First it was recycling. We do try to recycle and we did this even before it was common in our area; I am pretty sure I did this when you had to take your paper to the distant paper bank. We do live in a very "green" town and we have a precursor to Freecycle which allows you to barter your unwanted goods - current rate is half a dozen cupcakes for 5 or 6 used washable nappies.
Then it was Ecover, which I actually discovered through a rather roundabout route via Greek powdered bleach (don't ask) - we now have our own Ecover bulk size hand wash and washing up liquid containers. We moved on to Ecoballs and I've had a ceiling drying rack for ages (which is not only less in the way than a floor rack but also dries things quicker, probably because it's higher up - though Mr Spouse loves his tumble dried towels). We worked out how much more energy we were using by running the dishwasher at its highest temperature to sterilise bottles (not much) but we have found we run out of bottles really quickly so we did end up buying an electric steriliser (but it also doesn't use much electricity).
So it was pretty much inevitable that we'd give reusable nappies a go. Some of the reasons these might not be very eco friendly are that you use lots of washing powder and water (we use the eco balls, and this means you can skip most of the rinse cycle if you are paying attention), petrol if you use a nappy service (frankly we would use one but there are none here), and tumble drying (the kind of nappies we have can't be tumble dried).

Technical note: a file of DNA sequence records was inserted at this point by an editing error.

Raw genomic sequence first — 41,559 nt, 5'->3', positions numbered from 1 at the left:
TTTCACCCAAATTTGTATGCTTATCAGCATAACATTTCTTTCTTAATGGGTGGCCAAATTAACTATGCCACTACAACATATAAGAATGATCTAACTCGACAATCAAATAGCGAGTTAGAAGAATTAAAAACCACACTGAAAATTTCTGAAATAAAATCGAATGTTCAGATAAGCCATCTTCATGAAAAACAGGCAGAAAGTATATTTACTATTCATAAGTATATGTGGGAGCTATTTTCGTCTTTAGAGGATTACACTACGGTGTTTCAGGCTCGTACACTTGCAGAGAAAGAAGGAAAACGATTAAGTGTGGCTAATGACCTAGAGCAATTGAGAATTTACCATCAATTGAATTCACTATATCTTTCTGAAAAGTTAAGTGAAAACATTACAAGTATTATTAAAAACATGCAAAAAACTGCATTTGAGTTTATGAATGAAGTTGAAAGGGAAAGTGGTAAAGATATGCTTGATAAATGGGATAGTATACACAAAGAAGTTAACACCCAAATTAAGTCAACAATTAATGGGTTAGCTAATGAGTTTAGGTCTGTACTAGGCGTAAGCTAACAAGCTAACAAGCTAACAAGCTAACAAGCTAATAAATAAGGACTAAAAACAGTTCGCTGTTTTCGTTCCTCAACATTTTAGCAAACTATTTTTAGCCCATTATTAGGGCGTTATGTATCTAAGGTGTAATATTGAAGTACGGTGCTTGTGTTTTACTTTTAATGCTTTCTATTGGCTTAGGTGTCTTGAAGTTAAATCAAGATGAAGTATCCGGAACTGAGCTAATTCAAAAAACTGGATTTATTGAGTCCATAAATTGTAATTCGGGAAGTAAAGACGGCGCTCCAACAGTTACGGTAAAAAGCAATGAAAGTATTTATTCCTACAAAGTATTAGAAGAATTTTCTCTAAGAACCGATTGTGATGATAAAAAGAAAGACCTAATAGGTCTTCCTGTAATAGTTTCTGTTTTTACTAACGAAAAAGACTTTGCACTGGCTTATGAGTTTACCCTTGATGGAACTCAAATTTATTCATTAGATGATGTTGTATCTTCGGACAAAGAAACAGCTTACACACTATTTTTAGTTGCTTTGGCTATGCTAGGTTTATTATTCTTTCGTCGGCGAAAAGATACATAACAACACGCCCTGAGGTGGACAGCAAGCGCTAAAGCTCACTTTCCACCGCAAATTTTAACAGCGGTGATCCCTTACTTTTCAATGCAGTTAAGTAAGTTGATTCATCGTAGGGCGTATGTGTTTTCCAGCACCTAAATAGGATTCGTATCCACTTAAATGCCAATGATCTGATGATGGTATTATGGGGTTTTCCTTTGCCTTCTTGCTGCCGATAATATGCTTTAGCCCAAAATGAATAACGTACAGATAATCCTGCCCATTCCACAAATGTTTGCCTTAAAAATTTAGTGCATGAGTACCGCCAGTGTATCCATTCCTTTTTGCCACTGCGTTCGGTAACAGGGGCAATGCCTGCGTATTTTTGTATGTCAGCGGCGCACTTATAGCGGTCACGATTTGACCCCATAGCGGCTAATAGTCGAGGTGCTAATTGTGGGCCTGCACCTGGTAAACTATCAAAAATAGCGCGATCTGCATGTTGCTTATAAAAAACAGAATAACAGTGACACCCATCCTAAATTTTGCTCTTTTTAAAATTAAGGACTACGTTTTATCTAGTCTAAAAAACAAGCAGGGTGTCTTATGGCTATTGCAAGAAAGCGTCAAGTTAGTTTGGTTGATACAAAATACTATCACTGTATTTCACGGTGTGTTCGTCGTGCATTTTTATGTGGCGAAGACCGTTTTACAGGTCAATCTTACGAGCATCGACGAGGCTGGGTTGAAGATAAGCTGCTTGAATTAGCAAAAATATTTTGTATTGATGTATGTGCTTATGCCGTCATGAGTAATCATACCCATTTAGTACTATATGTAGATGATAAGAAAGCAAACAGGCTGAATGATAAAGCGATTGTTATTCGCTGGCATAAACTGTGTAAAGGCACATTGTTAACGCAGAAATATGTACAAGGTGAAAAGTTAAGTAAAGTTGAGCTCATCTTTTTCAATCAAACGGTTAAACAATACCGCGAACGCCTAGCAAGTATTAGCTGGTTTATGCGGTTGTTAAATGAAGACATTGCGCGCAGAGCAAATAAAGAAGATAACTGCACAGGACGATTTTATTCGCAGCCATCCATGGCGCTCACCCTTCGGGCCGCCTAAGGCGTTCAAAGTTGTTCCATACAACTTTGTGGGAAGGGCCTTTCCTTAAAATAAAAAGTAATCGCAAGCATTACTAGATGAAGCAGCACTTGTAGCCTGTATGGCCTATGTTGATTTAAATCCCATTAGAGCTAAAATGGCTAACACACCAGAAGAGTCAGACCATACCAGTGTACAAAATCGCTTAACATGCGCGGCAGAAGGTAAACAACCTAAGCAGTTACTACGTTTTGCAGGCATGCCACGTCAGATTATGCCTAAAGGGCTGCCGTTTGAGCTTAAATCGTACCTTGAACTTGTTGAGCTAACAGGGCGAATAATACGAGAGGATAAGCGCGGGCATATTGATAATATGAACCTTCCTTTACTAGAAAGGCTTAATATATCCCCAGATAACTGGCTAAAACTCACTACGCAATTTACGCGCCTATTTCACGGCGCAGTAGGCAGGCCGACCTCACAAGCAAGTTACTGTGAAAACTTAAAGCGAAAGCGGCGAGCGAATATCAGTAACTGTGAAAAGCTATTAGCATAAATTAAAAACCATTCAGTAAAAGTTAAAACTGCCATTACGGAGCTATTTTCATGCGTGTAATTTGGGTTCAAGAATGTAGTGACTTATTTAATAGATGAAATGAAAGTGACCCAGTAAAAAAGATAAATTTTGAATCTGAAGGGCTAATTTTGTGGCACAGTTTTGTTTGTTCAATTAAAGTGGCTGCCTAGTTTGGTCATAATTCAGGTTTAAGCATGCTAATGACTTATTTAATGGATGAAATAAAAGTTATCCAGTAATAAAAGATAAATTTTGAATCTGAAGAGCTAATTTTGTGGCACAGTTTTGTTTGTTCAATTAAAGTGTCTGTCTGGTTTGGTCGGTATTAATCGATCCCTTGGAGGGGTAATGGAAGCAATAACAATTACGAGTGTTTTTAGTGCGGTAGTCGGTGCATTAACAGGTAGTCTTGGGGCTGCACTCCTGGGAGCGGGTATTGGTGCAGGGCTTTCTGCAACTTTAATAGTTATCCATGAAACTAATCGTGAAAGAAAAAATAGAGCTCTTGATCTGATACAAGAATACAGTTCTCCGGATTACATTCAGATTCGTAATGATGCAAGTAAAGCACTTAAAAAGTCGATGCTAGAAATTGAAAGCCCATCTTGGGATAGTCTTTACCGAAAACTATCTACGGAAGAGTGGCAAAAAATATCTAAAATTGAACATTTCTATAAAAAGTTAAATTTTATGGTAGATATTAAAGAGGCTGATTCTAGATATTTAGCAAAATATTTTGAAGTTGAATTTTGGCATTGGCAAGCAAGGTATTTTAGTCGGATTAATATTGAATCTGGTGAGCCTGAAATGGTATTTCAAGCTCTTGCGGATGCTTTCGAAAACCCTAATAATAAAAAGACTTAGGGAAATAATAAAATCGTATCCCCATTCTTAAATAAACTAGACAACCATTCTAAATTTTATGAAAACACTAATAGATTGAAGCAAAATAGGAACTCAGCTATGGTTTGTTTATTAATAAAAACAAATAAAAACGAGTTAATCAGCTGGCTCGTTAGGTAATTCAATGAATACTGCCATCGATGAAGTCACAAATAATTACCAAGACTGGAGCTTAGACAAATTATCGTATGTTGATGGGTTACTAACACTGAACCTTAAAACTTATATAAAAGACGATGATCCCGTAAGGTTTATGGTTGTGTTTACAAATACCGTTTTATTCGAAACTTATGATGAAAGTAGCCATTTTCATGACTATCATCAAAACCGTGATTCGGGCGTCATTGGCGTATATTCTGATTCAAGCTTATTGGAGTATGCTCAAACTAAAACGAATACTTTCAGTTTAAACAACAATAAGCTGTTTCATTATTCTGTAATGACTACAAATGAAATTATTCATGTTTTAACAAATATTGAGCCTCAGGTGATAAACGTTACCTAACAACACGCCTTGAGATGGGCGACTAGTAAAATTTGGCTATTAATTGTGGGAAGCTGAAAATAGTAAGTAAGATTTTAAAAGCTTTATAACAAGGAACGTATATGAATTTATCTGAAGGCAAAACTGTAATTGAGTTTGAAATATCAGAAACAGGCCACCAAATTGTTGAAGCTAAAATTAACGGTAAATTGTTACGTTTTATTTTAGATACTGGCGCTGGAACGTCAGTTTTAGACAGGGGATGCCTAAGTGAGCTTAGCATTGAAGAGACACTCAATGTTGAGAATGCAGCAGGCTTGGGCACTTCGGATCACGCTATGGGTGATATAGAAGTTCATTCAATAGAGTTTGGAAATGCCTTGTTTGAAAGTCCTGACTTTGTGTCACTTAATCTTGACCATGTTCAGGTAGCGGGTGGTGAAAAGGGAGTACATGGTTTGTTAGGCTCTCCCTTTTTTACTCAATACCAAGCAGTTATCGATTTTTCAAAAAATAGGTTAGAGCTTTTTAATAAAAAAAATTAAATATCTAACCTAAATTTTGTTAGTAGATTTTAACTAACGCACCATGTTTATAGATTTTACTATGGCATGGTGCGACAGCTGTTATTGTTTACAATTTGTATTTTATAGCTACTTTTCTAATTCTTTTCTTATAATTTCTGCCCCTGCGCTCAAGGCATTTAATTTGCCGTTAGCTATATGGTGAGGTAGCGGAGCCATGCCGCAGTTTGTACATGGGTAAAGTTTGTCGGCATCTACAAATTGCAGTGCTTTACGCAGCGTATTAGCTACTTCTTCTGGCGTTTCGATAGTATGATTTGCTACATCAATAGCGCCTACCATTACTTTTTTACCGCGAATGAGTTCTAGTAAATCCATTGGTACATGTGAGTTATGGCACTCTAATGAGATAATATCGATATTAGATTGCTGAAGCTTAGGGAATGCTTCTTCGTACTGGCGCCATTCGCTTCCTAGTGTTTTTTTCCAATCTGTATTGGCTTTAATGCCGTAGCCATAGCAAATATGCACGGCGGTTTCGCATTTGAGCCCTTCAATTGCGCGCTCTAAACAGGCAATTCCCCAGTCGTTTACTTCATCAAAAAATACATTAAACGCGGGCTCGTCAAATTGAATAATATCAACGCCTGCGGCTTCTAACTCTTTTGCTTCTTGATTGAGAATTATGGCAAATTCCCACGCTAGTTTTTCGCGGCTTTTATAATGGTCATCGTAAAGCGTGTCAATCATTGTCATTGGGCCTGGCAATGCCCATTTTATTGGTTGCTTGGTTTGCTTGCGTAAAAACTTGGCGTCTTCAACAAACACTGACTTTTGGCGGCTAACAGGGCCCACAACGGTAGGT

And then there's slings. I have 7 in the house at the moment. One is dangerous, one impossible to use, two are more or less identical (but the original Moby I bought has its uses) and one slips down every time I use it - but the remaining two now are invaluable, one for "I won't stop screaming unless you carry me Mummy and I know you have to make dinner/tidy up/do something else with two hands but I don't care", and the other for out and about without straining back/losing baby/not being able to climb steps.
I met up with some other parents who use slings recently, though, and I have to say it was a tiny bit scary. Though I think using a sling is eminently sensible (to me, it's just "the way most mothers I used to know carry their babies" as I knew a far larger group of mothers overseas before I ever had friends who were mothers here or in the US), I don't really regard it as a way of life. And of course everyone is breastfeeding and sharing the family bed (contraindicated for premature babies, those not breastfeeding, and those without a husband willing to sacrifice the entire bedroom to an 8ft bed).
So it is at this point that I gracefully step back and go to my spreadsheet of childcare costs and we decide that our sanity is worth having a cleaner.
Who came today for the first time and of course looked at our Ecover products and asked "so, are you vegetarian too?".